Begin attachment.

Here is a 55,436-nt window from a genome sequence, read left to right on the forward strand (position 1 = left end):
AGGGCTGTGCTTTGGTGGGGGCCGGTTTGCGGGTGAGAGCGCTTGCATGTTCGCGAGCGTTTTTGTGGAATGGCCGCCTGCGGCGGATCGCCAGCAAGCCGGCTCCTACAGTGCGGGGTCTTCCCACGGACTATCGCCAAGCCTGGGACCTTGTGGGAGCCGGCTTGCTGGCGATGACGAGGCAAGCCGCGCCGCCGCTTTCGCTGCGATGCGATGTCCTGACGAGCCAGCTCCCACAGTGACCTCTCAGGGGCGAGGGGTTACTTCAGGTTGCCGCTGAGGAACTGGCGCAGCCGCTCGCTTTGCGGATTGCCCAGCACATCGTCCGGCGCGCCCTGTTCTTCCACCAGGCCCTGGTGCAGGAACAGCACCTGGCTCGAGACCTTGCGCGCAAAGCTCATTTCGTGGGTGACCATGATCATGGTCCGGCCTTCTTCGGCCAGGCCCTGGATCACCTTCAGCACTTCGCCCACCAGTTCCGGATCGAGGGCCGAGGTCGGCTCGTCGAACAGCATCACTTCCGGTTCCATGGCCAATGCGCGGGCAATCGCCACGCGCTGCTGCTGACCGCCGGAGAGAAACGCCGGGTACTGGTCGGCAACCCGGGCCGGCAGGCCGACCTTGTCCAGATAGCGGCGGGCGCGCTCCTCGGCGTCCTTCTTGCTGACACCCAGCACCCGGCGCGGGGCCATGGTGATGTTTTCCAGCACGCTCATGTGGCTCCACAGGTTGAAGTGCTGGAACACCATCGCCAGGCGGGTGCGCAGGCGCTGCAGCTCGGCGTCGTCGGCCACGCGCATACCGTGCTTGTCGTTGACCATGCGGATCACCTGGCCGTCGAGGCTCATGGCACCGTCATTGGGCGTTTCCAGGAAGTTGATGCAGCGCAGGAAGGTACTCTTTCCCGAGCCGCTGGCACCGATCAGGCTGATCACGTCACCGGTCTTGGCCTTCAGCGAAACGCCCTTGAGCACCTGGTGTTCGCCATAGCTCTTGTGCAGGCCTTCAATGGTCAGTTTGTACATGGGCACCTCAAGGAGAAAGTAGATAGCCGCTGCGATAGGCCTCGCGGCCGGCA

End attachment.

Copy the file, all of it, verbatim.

Here is a 55,436-nt window from a genome sequence, read left to right on the forward strand (position 1 = left end):
AGGGCTGTGCTTTGGTGGGGGCCGGTTTGCGGGTGAGAGCGCTTGCATGTTCGCGAGCGTTTTTGTGGAATGGCCGCCTGCGGCGGATCGCCAGCAAGCCGGCTCCTACAGTGCGGGGTCTTCCCACGGACTATCGCCAAGCCTGGGACCTTGTGGGAGCCGGCTTGCTGGCGATGACGAGGCAAGCCGCGCCGCCGCTTTCGCTGCGATGCGATGTCCTGACGAGCCAGCTCCCACAGTGACCTCTCAGGGGCGAGGGGTTACTTCAGGTTGCCGCTGAGGAACTGGCGCAGCCGCTCGCTTTGCGGATTGCCCAGCACATCGTCCGGCGCGCCCTGTTCTTCCACCAGGCCCTGGTGCAGGAACAGCACCTGGCTCGAGACCTTGCGCGCAAAGCTCATTTCGTGGGTGACCATGATCATGGTCCGGCCTTCTTCGGCCAGGCCCTGGATCACCTTCAGCACTTCGCCCACCAGTTCCGGATCGAGGGCCGAGGTCGGCTCGTCGAACAGCATCACTTCCGGTTCCATGGCCAATGCGCGGGCAATCGCCACGCGCTGCTGCTGACCGCCGGAGAGAAACGCCGGGTACTGGTCGGCAACCCGGGCCGGCAGGCCGACCTTGTCCAGATAGCGGCGGGCGCGCTCCTCGGCGTCCTTCTTGCTGACACCCAGCACCCGGCGCGGGGCCATGGTGATGTTTTCCAGCACGCTCATGTGGCTCCACAGGTTGAAGTGCTGGAACACCATCGCCAGGCGGGTGCGCAGGCGCTGCAGCTCGGCGTCGTCGGCCACGCGCATACCGTGCTTGTCGTTGACCATGCGGATCACCTGGCCGTCGAGGCTCATGGCACCGTCATTGGGCGTTTCCAGGAAGTTGATGCAGCGCAGGAAGGTACTCTTTCCCGAGCCGCTGGCACCGATCAGGCTGATCACGTCACCGGTCTTGGCCTTCAGCGAAACGCCCTTGAGCACCTGGTGTTCGCCATAGCTCTTGTGCAGGCCTTCAATGGTCAGTTTGTACATGGGCACCTCAAGGAGAAAGTAGATAGCCGCTGCGATAGGCCTCGCGGCCGGCA